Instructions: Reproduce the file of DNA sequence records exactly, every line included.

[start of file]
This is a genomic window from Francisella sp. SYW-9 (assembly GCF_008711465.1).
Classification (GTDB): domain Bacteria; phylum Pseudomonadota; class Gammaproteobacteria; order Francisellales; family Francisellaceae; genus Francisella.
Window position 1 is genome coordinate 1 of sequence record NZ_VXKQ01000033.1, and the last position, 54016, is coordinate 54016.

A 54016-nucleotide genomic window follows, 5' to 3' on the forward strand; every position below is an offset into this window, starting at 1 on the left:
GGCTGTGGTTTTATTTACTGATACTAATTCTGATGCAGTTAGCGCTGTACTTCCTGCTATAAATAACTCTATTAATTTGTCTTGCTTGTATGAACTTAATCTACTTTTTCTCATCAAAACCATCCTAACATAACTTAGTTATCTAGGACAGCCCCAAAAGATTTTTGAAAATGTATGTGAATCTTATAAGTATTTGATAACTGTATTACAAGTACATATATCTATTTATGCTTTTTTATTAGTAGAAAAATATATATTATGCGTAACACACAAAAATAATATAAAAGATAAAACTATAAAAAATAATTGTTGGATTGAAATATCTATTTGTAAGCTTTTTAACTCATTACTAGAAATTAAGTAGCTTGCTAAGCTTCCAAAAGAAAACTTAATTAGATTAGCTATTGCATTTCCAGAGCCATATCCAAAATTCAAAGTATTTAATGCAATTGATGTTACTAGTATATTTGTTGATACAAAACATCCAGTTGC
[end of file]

This is a genomic window from Francisella sp. SYW-9 (assembly GCF_008711465.1).
Classification (GTDB): domain Bacteria; phylum Pseudomonadota; class Gammaproteobacteria; order Francisellales; family Francisellaceae; genus Francisella.
Window position 1 is genome coordinate 1 of sequence record NZ_VXKQ01000033.1, and the last position, 54016, is coordinate 54016.

A 54016-nucleotide genomic window follows, 5' to 3' on the forward strand; every position below is an offset into this window, starting at 1 on the left:
GGCTGTGGTTTTATTTACTGATACTAATTCTGATGCAGTTAGCGCTGTACTTCCTGCTATAAATAACTCTATTAATTTGTCTTGCTTGTATGAACTTAATCTACTTTTTCTCATCAAAACCATCCTAACATAACTTAGTTATCTAGGACAGCCCCAAAAGATTTTTGAAAATGTATGTGAATCTTATAAGTATTTGATAACTGTATTACAAGTACATATATCTATTTATGCTTTTTTATTAGTAGAAAAATATATATTATGCGTAACACACAAAAATAATATAAAAGATAAAACTATAAAAAATAATTGTTGGATTGAAATATCTATTTGTAAGCTTTTTAACTCATTACTAGAAATTAAGTAGCTTGCTAAGCTTCCAAAAGAAAACTTAATTAGATTAGCTATTGCATTTCCAGAGCCATATCCAAAATTCAAAGTATTTAATGCAATTGATGTTACTAGTATATTTGTTGATACAAAACATCCAGTTGC